The Cathedral has gone but the relics live on. Well, not really. The relics stored in the Cathedral of the Blessed Sacrament are not living. Most are fragments of bones and hairs of Christian saints who died many years ago.
In a way, though, they do live on. They are precious keepsakes, a priest told me. Think of them like great-granddad’s pipe and great-grandmas’ spectacles. Families preserve those sorts of things, in honour and remembrance. Religious relics are priceless mementoes of great people in the Church. Then the priest added: “think of Maradona’s World Cup shirt – to some people a sweaty old rag, to football fans a multi-million dollar treasure”.
Keeping relics of saints in churches around the world is a long-held Catholic tradition. Relics are a “tangible connection” with the saints. These sacred items remind us of their inspirational lives and their holiness.
Bishop Grimes, the first Catholic Bishop of Christchurch and the man who “built” the cathedral, enjoyed collecting things. He acquired nearly 300 relics for the Cathedral of the Blessed Sacrament. They came from sources in many countries.
Among the collection is one that is most special relic and very different from the other relics. It is a fragment of wood, quite small, about the size of two matches stuck together. That precious piece of wood came from the True Cross on which Jesus died. The relic is set behind glass in the crux of a metal cross.
Some people may doubt if this relic is genuine. Disbelievers have scoffed and suggested that if all the relics that are claimed to come from the True Cross were put together, there would be enough wood to make many crosses. Not so! The disbelievers are probably unaware that, in 1870, Frenchman Rohault de Fleury traced all the True Cross relics in the world, including relics that had existed but had since been lost. He listed all of them in a catalogue. He discovered that if all the relics were glued together there would be barely enough wood to comprise one third of the cross of Jesus.
So, where did the rest of the True Cross go? It seems that after Jesus’ body was taken down from it, the cross was put aside somewhere and forgotten. In the Fourth Century the cross was unearthed in Jerusalem. Perhaps some Christians cut pieces off as keepsakes. The remains of the cross were then lost again. Half a century later, as interest in holy relics grew, the Church ordered that all relics be certified as authentic and listed in a register. Authentication and certification of all relics has continued, throughout the world, for the last 1000 years.
It is no wonder, then, that Bishop Grimes collected relics for his new Christchurch Diocese. He had met Pope Pius X on visit to Rome. The Pope had shown great interest in Christchurch and had encouraged the bishop to build a fine cathedral there. So, when the cathedral was nearing completion, the bishop wrote to the Pope, asking for an appropriate sacred object to help mark the opening of the cathedral, in 1905. After a short wait a relic of St Anthony arrived in a “handsome bronze reliquary”.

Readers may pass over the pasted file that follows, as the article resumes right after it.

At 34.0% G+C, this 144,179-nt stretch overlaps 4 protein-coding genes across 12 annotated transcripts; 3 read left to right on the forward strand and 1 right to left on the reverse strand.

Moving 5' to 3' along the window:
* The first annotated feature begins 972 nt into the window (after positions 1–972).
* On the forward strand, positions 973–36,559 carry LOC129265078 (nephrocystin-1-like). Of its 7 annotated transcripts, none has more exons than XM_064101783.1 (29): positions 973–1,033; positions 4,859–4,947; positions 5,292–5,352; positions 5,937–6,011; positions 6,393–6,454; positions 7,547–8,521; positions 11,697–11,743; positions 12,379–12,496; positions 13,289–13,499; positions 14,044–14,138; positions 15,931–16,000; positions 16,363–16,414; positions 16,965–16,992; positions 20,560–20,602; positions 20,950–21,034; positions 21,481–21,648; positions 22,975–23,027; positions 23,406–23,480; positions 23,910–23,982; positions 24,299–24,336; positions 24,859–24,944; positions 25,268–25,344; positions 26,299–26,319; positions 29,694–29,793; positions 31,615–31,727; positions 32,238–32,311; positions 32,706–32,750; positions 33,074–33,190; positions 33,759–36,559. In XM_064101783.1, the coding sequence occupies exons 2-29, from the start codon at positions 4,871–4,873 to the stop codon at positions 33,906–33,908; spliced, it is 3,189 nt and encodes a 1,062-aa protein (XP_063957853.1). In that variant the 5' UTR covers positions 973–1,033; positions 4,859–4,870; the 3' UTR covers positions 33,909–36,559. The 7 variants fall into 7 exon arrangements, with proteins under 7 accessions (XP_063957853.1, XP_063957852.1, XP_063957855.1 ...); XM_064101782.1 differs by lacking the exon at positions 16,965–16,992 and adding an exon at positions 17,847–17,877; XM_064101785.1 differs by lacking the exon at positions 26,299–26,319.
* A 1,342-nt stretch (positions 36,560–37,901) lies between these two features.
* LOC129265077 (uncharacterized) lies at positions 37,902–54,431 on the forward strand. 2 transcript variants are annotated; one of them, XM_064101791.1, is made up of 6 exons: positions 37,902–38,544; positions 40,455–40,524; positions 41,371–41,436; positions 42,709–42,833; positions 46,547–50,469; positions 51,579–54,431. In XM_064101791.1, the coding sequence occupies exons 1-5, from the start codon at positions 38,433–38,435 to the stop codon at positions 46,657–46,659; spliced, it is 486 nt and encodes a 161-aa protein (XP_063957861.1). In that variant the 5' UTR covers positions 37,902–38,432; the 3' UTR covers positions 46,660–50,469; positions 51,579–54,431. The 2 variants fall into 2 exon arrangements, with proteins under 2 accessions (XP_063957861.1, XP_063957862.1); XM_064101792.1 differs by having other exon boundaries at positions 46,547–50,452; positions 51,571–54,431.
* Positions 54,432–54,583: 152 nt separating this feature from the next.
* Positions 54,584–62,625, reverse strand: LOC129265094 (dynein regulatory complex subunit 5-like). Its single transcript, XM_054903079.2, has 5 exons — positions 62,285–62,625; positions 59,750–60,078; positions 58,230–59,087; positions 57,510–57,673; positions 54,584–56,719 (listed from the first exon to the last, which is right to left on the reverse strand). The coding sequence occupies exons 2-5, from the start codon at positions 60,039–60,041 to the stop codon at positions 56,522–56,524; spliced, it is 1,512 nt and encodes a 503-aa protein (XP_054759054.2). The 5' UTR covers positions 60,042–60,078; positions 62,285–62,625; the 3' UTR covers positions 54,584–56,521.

Most of the relics that were in the cathedral are tiny. The largest is a jawbone of Saint Vincent, about as big as the palm of your hand. Another one is a letter written by St Francis de Sales to St Jane Francis de Chantal more than 350 years ago. Most are relics of European saints. They include some of the Apostles, the Evangelists, Martyrs, Confessors, Blessed Virgins and Doctors of the Church.
One relic came from a place much nearer to New Zealand. It is a bone of St Peter Chanel, a French Marist missionary priest who was murdered on the island of Futuna in the South Pacific in 1843. The whole population of Futuna converted to Christianity three years later.
Money problems faced Bishop Grimes in the building of the cathedral. The relics came without cost, as they were allowed to be donated but not sold. However, the cost of reliquaries was high. A reliquary is an ornately decorated container to hold a relic. These expensive items had to be paid for.
Also expensive was the building and fitting-out of a “side” chapel within the cathedral. This, the Chapel of the Holy Relics, was where most of the relics were kept. People venerated them there. Melbourne Archbishop Thomas Carr, who performed the solemn dedication of the chapel, extolled the “unique collection of relics, undoubtedly the richest and most varied in the Southern Hemisphere”.
In subsequent years several further side chapels were added along the north wall, inside the cathedral. Some relics were then spread among the new chapels. Others were sent to churches throughout the Diocese. The Holy Relics Chapel became the Chapel of St Therese of the Infant Jesus.
By the 1970s the cathedral required extensive repairs and refurbishment. A new stone altar was installed and some of the relics were placed in a “cavity” cut into it. Most Catholic churches have at least one holy relic stored in their main altars. At the beginning of Mass you will see the priest bend and kiss the spot above where the relic lies.
Some relics were sealed in bottles and jars and encased in a steel box. The box was placed in a recess under the floor of the Blessed Sacrament Chapel, directly below the tabernacle. There they remained until damage from the Christchurch earthquakes of 2010-2011 caused the cathedral’s demolition. The relics box was recovered intact, although water had seeped in, causing minor damage. These items reside now in the Diocesan Archives storeroom, awaiting decisions on a new cathedral.
Acknowledgements: Michael Crean (author)